Nancy Atkinson's Universe Today article
highlights the latest discoveries made around Fomalhaut
, a relatively heavy and bright star (a mass 2.1 times that of our sun's, a luminosity 18 times greater) that's located only 25.1 light years from our solar system. (For comparison, Alpha Centauri is 4.3 light years away.) Fomalhaut is a young star, estimated to be 200 million years of age plus or minus a hundred million or so years. A very young star might Fomalhaut might be reasonably expected to be in the process of forming a planetary system of its own, and indeed, as Sol Station points out
as early as the 1980s observations of Fomalhaut found signs of a dense dust disk surrounding the star. 2008 observations made with the Hubble Space Telescope led to a possible sighting of an exoplanet in orbit, Fomalhaut b
, a gas giant of undetermined size. (This discovery is unconfirmed, and the nature of Fomalhaut b--instrument error, perhaps, or evidence of something stranger than a planet--is currently being debated.) Atkinson pointed her readers to
There may be some frantic activity going on in the narrow, dusty disk surrounding a nearby star named Fomalhaut. Scientists have been trying to understand the makeup of the disk, and new observations by the Herschel Space Observatory reveals the disk may come from cometary collisions. But in order to create the amount of dust and debris seen around Fomalhaut, there would have to be collisions destroying thousands of icy comets every day.
“I was really surprised,” said Bram Acke, who led a team on the Herschel observations. “To me this was an extremely large number.”
[. . .]
Acke, from the University of Leuven in Belgium, and his team colleagues analyzed the Herschel observations and found the dust temperatures in the belt to be between –230 and –170 degrees C, and because Fomalhaut is slightly off-center and closer to the southern side of the belt, the southern side is warmer and brighter than the northern side.
Those observations collected starlight scattering off the grains in the belt and showed it to be very faint at Hubble’s visible wavelengths, suggesting that the dust particles are relatively large. But that appears to be incompatible with the temperature of the belt as measured by Herschel in the far-infrared.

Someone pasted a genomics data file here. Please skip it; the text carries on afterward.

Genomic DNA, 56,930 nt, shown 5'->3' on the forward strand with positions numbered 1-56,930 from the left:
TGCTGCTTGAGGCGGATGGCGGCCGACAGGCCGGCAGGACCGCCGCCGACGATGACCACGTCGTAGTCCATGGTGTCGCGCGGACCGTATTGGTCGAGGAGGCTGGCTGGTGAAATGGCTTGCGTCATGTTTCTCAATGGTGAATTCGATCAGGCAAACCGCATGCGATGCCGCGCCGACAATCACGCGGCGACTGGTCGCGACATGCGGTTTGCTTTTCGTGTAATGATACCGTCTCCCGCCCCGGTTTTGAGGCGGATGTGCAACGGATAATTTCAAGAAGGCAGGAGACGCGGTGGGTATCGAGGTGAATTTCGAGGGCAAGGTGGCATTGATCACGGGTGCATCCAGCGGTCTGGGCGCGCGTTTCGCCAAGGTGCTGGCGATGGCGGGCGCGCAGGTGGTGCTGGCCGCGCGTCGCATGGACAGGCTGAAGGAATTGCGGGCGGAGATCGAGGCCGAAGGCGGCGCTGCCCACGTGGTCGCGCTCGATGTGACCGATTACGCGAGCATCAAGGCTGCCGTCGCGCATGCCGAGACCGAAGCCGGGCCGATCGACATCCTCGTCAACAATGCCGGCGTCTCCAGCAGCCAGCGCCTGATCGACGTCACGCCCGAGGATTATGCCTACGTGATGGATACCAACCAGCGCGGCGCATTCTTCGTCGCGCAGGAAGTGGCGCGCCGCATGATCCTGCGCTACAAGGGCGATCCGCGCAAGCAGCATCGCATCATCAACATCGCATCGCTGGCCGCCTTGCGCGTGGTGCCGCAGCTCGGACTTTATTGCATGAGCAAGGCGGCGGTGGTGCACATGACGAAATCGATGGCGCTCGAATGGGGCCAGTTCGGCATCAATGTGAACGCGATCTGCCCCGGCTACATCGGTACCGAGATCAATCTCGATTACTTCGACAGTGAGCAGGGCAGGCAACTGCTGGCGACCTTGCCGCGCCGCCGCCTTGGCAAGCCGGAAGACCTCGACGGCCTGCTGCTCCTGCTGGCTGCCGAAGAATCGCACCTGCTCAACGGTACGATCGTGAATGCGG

While observations with Hubble suggested the grains in the dust disk would be relatively large, the Herschel data show that the dust in the belt has the thermal properties of small solid particles, with sizes of only a few millionths of a meter across. HST observations suggested solid grains more than ten times larger.
[. . .]
The bright starlight from Fomalhaut should blow small dust particles out of the belt very rapidly, yet such grains appear to remain abundant there.
So, the only way to explain the contradiction is to resupply the belt through continuous collisions between larger objects in orbit around Fomalhaut, creating new dust.
[. . .]
At Fomalhaut, however, to sustain the belt, the rate of collisions must be remarkable: each day, the equivalent of either two 10 km-sized comets or 2,000 1 km-sized comets must be completely crushed into small, fluffy dust particles.
In order to keep the collision rate so high, scientists say there must be between 260 billion and 83 trillion comets in the belt, depending on their size. This is not unfathomable, the team says, as our own Solar System has a similar number of comets in its Oort Cloud, which formed from objects scattered from a disc surrounding the Sun when it was as young as Fomalhaut.